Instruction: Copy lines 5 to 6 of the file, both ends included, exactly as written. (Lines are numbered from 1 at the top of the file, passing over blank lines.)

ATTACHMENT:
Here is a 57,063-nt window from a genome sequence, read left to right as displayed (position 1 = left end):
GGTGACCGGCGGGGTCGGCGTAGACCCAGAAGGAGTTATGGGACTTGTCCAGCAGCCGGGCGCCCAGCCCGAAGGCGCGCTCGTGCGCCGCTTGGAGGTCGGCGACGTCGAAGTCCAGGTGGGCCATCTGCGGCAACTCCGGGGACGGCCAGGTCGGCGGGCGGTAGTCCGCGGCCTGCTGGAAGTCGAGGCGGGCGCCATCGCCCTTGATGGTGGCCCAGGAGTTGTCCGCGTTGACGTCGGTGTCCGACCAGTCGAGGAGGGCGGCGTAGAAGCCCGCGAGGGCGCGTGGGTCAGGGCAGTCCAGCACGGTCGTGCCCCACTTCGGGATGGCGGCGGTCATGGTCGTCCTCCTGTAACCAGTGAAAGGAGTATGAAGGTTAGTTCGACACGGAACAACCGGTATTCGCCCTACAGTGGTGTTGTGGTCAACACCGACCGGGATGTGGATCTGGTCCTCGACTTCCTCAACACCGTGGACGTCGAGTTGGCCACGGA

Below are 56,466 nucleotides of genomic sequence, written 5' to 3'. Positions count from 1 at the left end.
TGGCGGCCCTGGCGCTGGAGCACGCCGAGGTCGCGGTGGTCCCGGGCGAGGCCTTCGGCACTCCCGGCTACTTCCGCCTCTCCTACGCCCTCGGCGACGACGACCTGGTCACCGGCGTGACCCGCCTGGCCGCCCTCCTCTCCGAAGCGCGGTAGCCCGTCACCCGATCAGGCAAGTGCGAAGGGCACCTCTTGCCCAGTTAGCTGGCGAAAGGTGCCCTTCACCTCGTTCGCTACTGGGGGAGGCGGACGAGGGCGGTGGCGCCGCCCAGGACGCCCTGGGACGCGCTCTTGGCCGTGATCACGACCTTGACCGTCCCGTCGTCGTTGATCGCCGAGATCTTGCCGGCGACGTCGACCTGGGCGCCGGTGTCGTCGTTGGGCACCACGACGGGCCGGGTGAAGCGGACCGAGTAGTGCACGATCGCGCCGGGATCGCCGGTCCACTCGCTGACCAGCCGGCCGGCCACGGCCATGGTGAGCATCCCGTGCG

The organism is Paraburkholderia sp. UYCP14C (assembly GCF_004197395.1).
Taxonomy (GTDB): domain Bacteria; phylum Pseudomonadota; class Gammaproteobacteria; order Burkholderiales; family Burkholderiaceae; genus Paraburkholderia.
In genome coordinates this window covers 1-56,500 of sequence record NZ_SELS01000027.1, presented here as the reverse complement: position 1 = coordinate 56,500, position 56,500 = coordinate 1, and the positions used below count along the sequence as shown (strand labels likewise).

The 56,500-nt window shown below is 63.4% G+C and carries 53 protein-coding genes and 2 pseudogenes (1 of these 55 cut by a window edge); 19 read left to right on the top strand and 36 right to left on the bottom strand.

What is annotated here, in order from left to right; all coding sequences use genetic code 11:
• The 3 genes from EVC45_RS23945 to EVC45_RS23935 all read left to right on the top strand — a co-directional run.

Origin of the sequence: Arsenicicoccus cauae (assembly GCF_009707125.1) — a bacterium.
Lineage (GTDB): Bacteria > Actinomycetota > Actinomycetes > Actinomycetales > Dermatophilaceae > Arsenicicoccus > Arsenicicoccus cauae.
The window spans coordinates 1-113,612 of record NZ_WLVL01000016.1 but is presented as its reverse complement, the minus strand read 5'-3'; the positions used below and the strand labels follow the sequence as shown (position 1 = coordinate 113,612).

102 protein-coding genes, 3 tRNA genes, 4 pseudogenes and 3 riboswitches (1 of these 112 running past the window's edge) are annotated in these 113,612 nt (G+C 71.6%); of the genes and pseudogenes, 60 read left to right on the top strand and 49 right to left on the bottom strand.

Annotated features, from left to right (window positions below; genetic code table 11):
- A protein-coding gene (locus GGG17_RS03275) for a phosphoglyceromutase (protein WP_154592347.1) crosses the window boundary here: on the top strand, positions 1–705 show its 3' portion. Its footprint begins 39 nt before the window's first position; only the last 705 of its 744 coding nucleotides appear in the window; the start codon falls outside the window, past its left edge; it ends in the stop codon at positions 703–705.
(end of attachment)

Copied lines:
The organism is Paraburkholderia sp. UYCP14C (assembly GCF_004197395.1).
Taxonomy (GTDB): domain Bacteria; phylum Pseudomonadota; class Gammaproteobacteria; order Burkholderiales; family Burkholderiaceae; genus Paraburkholderia.